Metro Weekly

Abercrombie & Fitch fires gay model after racist comments unearthed

A&F severed ties with plus-size model Michael McCauley after he called Black Lives Matter "extremists"

Michael McCauley, Abercrombie & Fitch, gay, model, racist

Michael McCauley — Photo: Abercrombie & Fitch

Abercombie & Fitch has cut ties with a gay plus-size model after racist comments were unearthed on his social media.

The comments by Michael McCauley, who has appeared in adverts for Target and Sling, included calling Black Lives Matter “extremists” and making fun of the Academy Awards’ lack of diversity.

In a statement to Queerty, Abercrombie & Fitch said it has “worked hard over the last few years, particularly under new leadership, to improve and be more inclusive with everything we do, including our marketing, our size ranges, our charitable partners, our store experiences and our hiring practices.”

“A&F’s Face Your Fierce campaign was created to help promote diversity, equity and inclusion, and the comments made by Mike McCauley clearly do not support that goal,” the statement read. “They also contradict the values of our company, our associates and our customers. As such, we are no longer working with him.”

McCauley, who touts himself as “America’s Favorite Teddy Bear Model” on his Instagram, was hired to be part of Abercrombie & Fitch’s “Face Your Fierce” campaign last month.

The campaign, which aimed to celebrate “body positivity, self-empowerment, determination, LGBTQ+ equality, gender equality, overcoming obstacles, and more,” featured prominent LGBTQ figures including U.S. Women’s Soccer star Megan Rapinoe, NFL player Ryan Russell, and model Laith Ashley.

However, after Queerty published an interview with McCauley, a number of social media users started sharing posts from McCauley’s Facebook account that contained racist and insensitive comments.

In one post, McCauley says that Black Lives Matter — an organization that campaigns against violence and systemic racism towards black people — comprises “extremists that don’t really represent the majority of the black community.”

In another post, he wrote that BLM was “blocking the streets downtown and just made me late for a crucial meeting. Thank you for making your point — I’m glad your life matters more than mine.”

In a video posted on Facebook, McCauley responded to the #OscarsSoWhite movement in 2016 — started by activist and attorney April Reign in response to a lack of diversity among nominees — by saying he would boycott the Grammy Awards for not having “enough white people.”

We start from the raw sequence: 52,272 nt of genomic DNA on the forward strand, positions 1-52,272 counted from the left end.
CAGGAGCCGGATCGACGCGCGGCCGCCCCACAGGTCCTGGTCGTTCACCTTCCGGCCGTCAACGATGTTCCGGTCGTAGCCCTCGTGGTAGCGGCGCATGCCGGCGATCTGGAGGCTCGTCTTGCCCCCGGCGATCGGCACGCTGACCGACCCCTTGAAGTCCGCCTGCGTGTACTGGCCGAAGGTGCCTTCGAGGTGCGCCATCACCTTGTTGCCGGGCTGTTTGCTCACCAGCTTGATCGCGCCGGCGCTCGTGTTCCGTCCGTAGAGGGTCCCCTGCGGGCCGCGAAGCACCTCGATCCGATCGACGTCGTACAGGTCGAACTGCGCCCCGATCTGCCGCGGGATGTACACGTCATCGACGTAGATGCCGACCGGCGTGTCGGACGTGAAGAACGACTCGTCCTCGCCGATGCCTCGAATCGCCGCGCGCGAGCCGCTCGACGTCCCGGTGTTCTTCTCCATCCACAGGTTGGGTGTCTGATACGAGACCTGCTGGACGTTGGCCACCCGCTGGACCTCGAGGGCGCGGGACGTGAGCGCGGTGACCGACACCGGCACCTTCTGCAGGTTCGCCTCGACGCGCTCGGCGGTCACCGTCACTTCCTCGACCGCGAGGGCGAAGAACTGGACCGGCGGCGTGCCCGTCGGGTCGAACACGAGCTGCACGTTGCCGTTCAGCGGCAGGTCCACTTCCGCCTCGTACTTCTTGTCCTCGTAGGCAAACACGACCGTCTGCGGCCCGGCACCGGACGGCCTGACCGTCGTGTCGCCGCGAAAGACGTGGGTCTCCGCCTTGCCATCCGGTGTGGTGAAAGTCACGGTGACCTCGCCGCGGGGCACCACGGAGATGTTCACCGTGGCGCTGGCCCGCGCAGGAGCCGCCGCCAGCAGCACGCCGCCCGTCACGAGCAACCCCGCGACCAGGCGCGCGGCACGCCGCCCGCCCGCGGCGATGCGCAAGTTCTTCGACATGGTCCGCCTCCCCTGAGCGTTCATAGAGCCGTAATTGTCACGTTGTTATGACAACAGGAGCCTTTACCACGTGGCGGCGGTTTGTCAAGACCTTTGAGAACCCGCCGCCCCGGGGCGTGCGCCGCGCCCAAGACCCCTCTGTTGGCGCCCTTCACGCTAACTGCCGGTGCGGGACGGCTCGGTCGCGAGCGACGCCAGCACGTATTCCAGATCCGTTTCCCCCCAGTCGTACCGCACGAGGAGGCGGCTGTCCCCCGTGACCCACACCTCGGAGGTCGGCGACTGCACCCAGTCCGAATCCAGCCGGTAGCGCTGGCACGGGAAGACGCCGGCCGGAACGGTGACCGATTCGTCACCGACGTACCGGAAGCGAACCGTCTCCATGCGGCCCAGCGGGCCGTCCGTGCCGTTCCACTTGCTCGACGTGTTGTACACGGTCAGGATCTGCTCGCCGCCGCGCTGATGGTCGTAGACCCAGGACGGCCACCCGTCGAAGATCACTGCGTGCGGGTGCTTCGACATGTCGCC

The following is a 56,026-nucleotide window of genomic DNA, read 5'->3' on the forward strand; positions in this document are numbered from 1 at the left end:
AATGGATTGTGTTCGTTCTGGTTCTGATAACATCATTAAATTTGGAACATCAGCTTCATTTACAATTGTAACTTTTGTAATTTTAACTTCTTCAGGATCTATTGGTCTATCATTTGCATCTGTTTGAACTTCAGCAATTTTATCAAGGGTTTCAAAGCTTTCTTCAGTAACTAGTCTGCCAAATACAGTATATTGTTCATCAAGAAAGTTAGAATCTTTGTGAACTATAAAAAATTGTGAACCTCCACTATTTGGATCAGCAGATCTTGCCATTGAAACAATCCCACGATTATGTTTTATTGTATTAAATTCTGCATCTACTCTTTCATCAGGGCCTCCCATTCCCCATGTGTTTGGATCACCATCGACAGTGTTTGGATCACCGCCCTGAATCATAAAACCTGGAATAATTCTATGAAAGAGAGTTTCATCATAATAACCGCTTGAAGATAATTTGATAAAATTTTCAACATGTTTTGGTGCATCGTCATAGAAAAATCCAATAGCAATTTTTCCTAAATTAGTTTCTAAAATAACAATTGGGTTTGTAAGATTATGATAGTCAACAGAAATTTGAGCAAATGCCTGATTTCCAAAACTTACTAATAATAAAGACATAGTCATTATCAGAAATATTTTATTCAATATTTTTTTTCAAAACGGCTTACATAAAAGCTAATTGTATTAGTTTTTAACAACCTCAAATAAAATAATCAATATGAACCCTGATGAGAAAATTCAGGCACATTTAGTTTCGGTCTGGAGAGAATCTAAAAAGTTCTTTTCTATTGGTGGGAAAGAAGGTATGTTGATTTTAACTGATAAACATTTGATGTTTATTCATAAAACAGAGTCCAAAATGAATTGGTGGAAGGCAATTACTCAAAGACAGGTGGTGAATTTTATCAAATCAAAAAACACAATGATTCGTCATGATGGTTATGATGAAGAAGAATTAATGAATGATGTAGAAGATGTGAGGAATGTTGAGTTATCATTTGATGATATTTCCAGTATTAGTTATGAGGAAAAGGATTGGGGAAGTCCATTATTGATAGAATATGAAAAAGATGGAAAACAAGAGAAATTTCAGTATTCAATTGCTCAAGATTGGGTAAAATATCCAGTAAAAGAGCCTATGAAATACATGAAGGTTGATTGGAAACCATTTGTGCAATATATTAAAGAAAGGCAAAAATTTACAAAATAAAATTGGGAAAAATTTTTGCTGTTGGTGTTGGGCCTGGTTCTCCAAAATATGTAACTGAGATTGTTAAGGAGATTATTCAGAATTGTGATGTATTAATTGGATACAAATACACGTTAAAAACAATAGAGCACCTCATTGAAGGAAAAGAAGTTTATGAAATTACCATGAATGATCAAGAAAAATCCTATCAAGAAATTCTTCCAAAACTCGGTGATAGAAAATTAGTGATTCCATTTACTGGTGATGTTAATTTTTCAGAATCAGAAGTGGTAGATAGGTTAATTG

“Jada Pinkett Smith, so, uh, since you’re going to be boycotting the Oscars, I’ve decided I’m going to boycott the Grammys because not enough white people are nominated,” he said.

McCauley initially responded to criticism by sharing a short statement saying that his comments were “not intended to be hurtful.”

“I realize how insensitive they are and I’m sorry for the harm they’ve caused,” he wrote.

However, after that response was further criticized for being “half-assed” and “boilerplate,” McCauley shared a six-minute long video on his Instagram saying he was “really, really sorry about all the comments that have come out recently from my past on Facebook. And I just want you guys to know, I don’t agree with any of that stuff that I said.”

He added: “It’s really shocking to see myself say those kinds of things. And I want you guys to know that is no way the person I am today.”

McCauley said that he responded to criticism over the Black Lives Matter comments after they were posted by “[educating] myself on the Black Lives Matter movement, to realize just how wrong and privileged those comments are, and why they’re racist, why they’re not a joke. And I don’t in any way stand for things like that.”

“I really hope you guys can see past these comments and know I’m doing my part to make this right,” he said. “I’m reaching out to my local Black Lives Matter chapter here in L.A. and I’m going to make sure I am educated as much as I possibly can on everything their movement is about, and if there is any way I can make this right and apologize directly to them, and potentially use my platform to make sure that other people don’t think this kind of language is OK, and understand why what I said is so offensive, and so hurtful and racist…because that’s not the world I want to live in and I don’t want to ever put that message out there.”

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Rhuaridh Marr is Metro Weekly's managing editor. He can be reached at rmarr@metroweekly.com.

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